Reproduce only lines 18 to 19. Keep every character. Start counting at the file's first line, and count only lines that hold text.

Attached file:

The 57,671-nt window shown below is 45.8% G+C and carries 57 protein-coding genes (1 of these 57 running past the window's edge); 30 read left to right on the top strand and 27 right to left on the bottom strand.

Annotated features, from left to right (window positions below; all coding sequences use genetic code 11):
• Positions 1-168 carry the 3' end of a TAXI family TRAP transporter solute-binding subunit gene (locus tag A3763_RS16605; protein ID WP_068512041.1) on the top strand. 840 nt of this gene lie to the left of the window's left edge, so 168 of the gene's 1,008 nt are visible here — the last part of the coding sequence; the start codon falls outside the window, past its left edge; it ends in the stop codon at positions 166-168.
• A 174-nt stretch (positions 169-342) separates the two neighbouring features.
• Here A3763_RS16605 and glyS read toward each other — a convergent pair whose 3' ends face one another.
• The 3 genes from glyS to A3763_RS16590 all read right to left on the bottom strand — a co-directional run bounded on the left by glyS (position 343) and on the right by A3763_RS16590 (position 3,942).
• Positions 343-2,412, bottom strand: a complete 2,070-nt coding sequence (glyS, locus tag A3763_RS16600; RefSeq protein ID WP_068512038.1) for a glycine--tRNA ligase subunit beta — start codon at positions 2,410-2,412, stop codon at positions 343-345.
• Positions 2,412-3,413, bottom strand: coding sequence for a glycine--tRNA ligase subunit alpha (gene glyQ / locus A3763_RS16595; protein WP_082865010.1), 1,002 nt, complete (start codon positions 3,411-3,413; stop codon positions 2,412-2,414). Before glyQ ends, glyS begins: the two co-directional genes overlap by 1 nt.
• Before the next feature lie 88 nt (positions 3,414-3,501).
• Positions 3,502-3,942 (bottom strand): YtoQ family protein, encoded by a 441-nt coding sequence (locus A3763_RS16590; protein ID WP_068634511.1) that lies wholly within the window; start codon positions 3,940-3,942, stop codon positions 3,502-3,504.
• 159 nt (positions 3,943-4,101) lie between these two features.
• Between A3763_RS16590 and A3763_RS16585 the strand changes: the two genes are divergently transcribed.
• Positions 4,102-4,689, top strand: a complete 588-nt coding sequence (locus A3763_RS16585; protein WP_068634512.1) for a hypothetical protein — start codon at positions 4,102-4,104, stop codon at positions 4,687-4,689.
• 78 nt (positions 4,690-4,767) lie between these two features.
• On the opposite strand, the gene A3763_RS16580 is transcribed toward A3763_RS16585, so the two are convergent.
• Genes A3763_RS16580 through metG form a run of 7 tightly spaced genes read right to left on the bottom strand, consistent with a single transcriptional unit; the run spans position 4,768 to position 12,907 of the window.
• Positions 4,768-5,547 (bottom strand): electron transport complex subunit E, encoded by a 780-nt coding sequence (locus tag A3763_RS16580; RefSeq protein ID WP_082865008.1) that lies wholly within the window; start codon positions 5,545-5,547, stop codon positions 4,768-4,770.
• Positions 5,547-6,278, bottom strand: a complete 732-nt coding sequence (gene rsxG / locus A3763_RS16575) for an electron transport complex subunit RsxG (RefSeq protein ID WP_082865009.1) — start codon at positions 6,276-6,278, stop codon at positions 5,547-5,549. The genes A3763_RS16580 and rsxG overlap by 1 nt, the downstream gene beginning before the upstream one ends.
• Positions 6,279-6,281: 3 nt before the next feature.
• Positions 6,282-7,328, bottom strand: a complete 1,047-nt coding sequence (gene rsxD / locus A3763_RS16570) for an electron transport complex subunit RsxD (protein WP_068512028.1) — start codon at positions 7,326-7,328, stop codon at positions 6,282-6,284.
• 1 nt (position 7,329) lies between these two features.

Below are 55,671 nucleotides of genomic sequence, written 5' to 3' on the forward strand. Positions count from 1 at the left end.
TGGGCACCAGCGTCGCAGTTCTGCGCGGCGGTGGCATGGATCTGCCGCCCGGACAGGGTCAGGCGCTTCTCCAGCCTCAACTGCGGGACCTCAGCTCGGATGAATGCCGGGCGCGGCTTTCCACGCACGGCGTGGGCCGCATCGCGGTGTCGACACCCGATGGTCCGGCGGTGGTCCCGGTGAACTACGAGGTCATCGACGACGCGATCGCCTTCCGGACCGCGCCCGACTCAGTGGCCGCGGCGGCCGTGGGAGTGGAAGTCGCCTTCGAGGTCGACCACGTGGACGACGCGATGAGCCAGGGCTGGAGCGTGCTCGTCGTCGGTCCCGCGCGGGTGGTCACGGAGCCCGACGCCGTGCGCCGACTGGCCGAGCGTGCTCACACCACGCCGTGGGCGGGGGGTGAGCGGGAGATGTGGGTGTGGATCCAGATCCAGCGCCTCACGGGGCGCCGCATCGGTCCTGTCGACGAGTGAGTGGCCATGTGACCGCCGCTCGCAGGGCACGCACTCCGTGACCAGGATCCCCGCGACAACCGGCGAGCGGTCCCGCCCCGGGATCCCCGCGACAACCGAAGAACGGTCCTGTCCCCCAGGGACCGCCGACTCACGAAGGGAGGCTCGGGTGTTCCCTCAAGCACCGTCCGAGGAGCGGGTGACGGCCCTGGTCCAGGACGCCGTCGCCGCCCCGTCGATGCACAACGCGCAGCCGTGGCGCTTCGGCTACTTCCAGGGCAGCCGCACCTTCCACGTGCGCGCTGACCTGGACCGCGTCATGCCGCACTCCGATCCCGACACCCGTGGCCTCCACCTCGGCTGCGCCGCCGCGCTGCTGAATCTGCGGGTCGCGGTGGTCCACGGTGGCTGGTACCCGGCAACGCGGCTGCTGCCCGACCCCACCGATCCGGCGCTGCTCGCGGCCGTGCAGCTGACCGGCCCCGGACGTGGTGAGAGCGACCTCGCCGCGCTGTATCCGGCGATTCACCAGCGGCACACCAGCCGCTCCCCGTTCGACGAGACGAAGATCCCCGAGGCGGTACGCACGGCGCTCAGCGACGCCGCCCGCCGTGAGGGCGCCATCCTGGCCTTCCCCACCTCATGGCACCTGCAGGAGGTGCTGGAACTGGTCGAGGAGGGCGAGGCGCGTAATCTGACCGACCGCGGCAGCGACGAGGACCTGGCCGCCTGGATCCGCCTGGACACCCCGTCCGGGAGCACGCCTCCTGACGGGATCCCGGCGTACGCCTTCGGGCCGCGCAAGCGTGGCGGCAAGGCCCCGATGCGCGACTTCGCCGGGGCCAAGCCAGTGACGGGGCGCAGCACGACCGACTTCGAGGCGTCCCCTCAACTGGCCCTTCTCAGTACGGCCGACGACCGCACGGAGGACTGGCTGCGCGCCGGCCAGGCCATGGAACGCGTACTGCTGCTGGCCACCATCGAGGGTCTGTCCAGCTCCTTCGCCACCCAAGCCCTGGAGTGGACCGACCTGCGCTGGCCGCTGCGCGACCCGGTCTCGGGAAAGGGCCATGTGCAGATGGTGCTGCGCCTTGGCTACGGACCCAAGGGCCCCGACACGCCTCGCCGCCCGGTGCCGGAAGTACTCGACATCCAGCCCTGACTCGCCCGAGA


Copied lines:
• Positions 5,547-6,278, bottom strand: a complete 732-nt coding sequence (gene rsxG / locus A3763_RS16575) for an electron transport complex subunit RsxG (RefSeq protein ID WP_082865009.1) — start codon at positions 6,276-6,278, stop codon at positions 5,547-5,549. The genes A3763_RS16580 and rsxG overlap by 1 nt, the downstream gene beginning before the upstream one ends.
• Positions 6,279-6,281: 3 nt before the next feature.